« Ethical Decision Making for Social Workers | Main | Photo of the Week »

Scouring the Ends of the Earth!

Have you ever been disappointed to learn that your library does not own the item you are looking for, thinking you must now make trips to many different libraries in your area to find that item? If so, read on.

When you know the library does not own the item you need, make an Interlibrary Loan, aka ILL, request and let us find it for you—you don’t even have to leave home! When you login to ILLIAD , fill out information on the item you are looking for and submit your request. From there, you ILL staff will search certain databases and library networks to see which libraries own this item. From there, they will ask a library to loan the item out to your institution. Sometimes the item is owned by a local library. However, sometimes your item might be owned by a library across the country! No matter what library houses the item, if they participate in ILL, they will send that item to your library and it will eventually wind up in your hands. In fact, UAlbany has seen ILL items come in all the way from Europe and Japan. The ILL department will try every library that owns the material until they are able to obtain it for you.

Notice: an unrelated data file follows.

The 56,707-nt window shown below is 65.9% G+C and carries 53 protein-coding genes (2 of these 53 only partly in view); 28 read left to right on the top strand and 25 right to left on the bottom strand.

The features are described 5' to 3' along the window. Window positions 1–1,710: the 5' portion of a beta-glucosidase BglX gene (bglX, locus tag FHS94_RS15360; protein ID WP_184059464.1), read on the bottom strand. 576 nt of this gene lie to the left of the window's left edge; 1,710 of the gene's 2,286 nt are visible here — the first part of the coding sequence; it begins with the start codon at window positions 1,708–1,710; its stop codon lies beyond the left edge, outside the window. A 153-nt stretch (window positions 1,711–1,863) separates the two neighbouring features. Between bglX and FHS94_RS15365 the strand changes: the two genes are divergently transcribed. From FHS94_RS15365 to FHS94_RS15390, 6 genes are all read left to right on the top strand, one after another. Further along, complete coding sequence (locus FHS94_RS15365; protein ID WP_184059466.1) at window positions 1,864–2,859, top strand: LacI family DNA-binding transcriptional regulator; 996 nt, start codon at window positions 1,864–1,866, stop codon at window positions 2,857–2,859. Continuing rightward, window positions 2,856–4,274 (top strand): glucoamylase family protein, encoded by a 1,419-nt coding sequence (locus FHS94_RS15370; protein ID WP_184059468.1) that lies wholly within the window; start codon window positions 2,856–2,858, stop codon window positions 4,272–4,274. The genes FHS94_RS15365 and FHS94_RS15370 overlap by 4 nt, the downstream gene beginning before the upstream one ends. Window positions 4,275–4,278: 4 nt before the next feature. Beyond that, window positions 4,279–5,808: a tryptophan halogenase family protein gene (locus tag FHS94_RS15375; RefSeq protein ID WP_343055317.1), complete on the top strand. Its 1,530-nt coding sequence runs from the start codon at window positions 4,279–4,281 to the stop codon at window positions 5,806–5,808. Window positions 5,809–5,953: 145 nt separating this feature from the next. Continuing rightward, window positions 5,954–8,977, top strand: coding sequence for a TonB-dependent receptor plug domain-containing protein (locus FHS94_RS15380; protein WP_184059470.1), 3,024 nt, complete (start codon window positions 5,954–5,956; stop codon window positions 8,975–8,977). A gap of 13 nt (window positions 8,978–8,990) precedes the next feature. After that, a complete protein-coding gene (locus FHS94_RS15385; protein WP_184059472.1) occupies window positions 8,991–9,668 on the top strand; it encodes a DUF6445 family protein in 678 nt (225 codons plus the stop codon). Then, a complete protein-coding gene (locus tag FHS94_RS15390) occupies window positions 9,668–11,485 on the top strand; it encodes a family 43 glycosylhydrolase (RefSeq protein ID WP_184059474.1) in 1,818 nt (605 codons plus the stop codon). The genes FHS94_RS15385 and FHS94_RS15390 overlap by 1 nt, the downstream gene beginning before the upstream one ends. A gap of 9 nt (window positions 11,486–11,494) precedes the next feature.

Keep in mind, ILL is not just for books. If you need an article from a journal that the University Libraries does not own, you can submit a request to get that article as well.

You can also make requests directly from Worldcat, which is a database of participating library catalogs. Simply click on the "Submit Request to UAlbany" link at the top of the item record, and a new window will pop up which allows you to log in to ILLiad. Once logged in, the record will be filled out for you, simply give it a quick scan to make sure the form is correct, and click "Submit."

So, who is eligible for ILL? How long does it take? Are there any exceptions? For the answer to more questions like these, see our ILL FAQ page.

Lastly, if you need help signing up with ILLIAD or making a request once you are in there, ask a reference librarian for help.

Blog post created by Jill Parsons